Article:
Related Episodes:

Episode 021 - Amoebic Borders with guest Darin Bradley
Episode 069 - Evil Librarian/SFBRP Crossover Episode with Luke Burrage and Juliane Kunzendorf
Episode 131 - Tartan Noir and More with Claire Duffy
Episode 153 - Reading Envy Summer Reading Challenge


Stalk me online:

Jenny at Goodreads
Jenny on Twitter
Jenny is @readingenvy on Instagram and Litsy

Sunday, June 23, 2019

Review: Orange World and Other Stories

Orange World and Other Stories Orange World and Other Stories by Karen Russell
My rating: 5 of 5 stars

This is my second favorite Karen Russell (I will always hold St. Lucy's Home for Girls Raised by Wolves as one of my favorite books.) Top stories include The Bad Graft, Bog Girl: A Romance, and The Gondoliers. All of these have some kind of conflict between humans and the natural world, from infiltrating cacti to corpses to a Florida covered in toxic water.

Here is a link to The Bad Graft in the New Yorker if you want to try it out.

At ALA Midwinter, the publisher literally gave the last galley of this to the person in front of me, but then approved me to read the eARC in NetGalley. It came out May 14 from Knopf Doubleday.

View all my reviews

Tuesday, June 18, 2019

Review: On Earth We're Briefly Gorgeous

On Earth We're Briefly Gorgeous On Earth We're Briefly Gorgeous by Ocean Vuong
My rating: 5 of 5 stars

I knew this book would have an emotional wallop so I held off for a while. It's clear Ocean Vuong is drawing on his own experience in this novel, because it shares some of the sentiments and emotions I experienced in his poetry collection, Night Sky with Exit Wounds.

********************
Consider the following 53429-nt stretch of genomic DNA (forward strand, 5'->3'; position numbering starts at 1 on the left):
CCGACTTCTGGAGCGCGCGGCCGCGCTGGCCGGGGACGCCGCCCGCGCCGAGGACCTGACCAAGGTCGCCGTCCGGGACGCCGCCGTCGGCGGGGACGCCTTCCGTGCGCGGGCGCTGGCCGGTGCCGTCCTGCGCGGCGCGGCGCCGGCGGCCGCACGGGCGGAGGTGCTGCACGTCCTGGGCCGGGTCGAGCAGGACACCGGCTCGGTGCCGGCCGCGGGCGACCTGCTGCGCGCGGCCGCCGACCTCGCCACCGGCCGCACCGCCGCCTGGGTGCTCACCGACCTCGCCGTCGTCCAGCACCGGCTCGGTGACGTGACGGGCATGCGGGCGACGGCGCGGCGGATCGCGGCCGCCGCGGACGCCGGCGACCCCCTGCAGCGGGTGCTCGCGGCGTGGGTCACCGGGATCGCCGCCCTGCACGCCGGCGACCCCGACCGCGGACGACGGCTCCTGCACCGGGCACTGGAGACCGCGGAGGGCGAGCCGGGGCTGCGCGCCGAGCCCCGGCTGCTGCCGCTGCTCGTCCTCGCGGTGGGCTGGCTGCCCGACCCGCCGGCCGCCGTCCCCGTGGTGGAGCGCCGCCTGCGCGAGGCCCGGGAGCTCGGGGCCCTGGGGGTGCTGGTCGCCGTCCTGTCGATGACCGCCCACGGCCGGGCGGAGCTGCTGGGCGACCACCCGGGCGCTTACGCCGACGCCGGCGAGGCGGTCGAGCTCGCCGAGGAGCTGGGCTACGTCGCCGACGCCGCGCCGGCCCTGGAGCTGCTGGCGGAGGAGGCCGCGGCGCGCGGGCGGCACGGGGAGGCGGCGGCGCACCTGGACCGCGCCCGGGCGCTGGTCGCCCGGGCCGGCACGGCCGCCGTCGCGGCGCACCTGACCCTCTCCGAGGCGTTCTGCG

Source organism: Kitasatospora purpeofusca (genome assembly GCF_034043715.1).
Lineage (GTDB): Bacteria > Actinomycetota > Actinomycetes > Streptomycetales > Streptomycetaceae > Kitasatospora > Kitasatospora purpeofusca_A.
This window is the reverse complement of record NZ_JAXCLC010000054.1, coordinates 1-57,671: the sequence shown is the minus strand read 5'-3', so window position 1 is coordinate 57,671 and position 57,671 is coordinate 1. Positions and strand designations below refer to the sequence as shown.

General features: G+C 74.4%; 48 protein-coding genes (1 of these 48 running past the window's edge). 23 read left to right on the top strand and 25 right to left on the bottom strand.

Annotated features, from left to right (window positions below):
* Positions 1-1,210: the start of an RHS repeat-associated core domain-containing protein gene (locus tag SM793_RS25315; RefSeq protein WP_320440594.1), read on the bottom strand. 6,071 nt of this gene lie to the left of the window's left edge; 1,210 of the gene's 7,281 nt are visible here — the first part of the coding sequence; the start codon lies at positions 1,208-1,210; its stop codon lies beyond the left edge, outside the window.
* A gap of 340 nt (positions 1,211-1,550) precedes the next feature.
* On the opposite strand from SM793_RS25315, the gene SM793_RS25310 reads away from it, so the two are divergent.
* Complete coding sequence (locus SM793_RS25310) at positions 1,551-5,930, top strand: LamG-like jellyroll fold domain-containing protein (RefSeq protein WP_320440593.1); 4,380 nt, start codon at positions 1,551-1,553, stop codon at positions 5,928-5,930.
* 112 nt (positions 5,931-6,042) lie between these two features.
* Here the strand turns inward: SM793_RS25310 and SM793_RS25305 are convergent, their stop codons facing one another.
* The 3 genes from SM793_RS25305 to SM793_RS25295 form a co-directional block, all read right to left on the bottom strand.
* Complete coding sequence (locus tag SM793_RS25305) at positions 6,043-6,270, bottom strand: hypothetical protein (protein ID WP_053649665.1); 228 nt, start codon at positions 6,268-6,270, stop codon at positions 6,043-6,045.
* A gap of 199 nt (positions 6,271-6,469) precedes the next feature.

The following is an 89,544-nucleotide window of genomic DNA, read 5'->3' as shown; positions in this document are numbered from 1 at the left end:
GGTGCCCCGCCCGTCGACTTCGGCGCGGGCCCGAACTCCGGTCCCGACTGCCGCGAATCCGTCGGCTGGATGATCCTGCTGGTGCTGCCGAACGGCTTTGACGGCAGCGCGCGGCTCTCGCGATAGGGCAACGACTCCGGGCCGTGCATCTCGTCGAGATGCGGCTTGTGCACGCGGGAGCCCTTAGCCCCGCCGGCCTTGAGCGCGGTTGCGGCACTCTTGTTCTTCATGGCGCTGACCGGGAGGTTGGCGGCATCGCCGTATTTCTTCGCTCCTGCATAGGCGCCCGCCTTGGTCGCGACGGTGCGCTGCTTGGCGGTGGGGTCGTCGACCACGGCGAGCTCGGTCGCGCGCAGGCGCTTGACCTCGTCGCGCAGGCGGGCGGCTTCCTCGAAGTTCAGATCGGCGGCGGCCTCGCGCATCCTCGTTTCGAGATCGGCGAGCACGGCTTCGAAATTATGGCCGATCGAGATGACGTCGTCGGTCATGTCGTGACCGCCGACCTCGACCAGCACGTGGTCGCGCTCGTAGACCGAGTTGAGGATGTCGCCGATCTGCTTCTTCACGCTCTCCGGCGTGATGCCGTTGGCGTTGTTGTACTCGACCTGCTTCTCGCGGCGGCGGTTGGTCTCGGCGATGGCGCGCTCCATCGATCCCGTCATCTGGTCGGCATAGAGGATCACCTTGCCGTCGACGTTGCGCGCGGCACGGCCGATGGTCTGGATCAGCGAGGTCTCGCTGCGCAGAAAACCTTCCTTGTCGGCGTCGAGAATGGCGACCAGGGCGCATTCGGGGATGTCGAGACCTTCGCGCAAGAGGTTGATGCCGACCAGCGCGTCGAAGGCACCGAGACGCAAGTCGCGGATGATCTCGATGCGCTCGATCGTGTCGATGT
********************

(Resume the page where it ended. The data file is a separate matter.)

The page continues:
Oh how I love when a poet writes essays or novels. The language is powerful, the way some pieces are linear but others return to themes and core experiences is very moving. It starts out speaking to the violence in families, looks at language and belonging, moves to sexuality and connection (even when the other person is flawed,) all through the narration of "Little Dog" in a letter to his mama, one he doesn't believe she will ever read, so he can be honest.

I find some parallels with The Sympathizer by Viet Thanh Nguyen, in the sense that they both used fiction to explore their experiences leaving Vietnam and coming of age in America, but Nguyen's exploration is topical and political while Vuong explores the heart and mind. Both look at memory but the two novels are so very different.

The WaPo review by Ron Charles pointed me to the audio excerpt in SoundCloud read by the author. If your heart can take it, the audio sounds powerful, but I would have had to take even more time to listen because I find the emotional intensity a bit overwhelming. But, you know, more of that please.

I had a copy of this novel from the publisher through NetGalley. It came out June 4, 2019.

View all my reviews

Review: Arid Dreams

Arid Dreams Arid Dreams by Duanwad Pimwana
My rating: 4 of 5 stars